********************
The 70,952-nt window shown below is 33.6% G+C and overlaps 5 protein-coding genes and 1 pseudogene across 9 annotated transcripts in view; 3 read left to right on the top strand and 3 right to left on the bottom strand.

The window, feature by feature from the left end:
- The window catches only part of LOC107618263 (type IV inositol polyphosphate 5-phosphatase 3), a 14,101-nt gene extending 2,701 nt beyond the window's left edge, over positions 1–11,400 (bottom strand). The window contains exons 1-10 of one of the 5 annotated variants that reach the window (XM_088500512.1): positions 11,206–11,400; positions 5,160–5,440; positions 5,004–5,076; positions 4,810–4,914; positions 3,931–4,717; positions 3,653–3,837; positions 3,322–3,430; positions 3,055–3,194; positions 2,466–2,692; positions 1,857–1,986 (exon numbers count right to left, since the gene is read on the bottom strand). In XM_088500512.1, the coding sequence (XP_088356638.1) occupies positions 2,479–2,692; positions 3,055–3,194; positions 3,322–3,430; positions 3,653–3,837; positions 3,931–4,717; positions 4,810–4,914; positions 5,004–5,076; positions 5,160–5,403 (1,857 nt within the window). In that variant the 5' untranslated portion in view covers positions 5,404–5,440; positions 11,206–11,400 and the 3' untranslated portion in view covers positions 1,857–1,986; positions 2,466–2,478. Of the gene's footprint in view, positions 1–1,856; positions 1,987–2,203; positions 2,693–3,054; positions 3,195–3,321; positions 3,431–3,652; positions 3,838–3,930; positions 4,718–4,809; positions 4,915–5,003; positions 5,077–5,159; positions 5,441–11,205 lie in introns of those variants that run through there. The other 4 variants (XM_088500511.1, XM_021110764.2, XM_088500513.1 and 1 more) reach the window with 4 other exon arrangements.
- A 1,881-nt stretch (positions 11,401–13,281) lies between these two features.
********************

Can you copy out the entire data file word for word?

The 70,952-nt window shown below is 33.6% G+C and overlaps 5 protein-coding genes and 1 pseudogene across 9 annotated transcripts in view; 3 read left to right on the top strand and 3 right to left on the bottom strand.

The window, feature by feature from the left end:
- The window catches only part of LOC107618263 (type IV inositol polyphosphate 5-phosphatase 3), a 14,101-nt gene extending 2,701 nt beyond the window's left edge, over positions 1–11,400 (bottom strand). The window contains exons 1-10 of one of the 5 annotated variants that reach the window (XM_088500512.1): positions 11,206–11,400; positions 5,160–5,440; positions 5,004–5,076; positions 4,810–4,914; positions 3,931–4,717; positions 3,653–3,837; positions 3,322–3,430; positions 3,055–3,194; positions 2,466–2,692; positions 1,857–1,986 (exon numbers count right to left, since the gene is read on the bottom strand). In XM_088500512.1, the coding sequence (XP_088356638.1) occupies positions 2,479–2,692; positions 3,055–3,194; positions 3,322–3,430; positions 3,653–3,837; positions 3,931–4,717; positions 4,810–4,914; positions 5,004–5,076; positions 5,160–5,403 (1,857 nt within the window). In that variant the 5' untranslated portion in view covers positions 5,404–5,440; positions 11,206–11,400 and the 3' untranslated portion in view covers positions 1,857–1,986; positions 2,466–2,478. Of the gene's footprint in view, positions 1–1,856; positions 1,987–2,203; positions 2,693–3,054; positions 3,195–3,321; positions 3,431–3,652; positions 3,838–3,930; positions 4,718–4,809; positions 4,915–5,003; positions 5,077–5,159; positions 5,441–11,205 lie in introns of those variants that run through there. The other 4 variants (XM_088500511.1, XM_021110764.2, XM_088500513.1 and 1 more) reach the window with 4 other exon arrangements.
- A 1,881-nt stretch (positions 11,401–13,281) lies between these two features.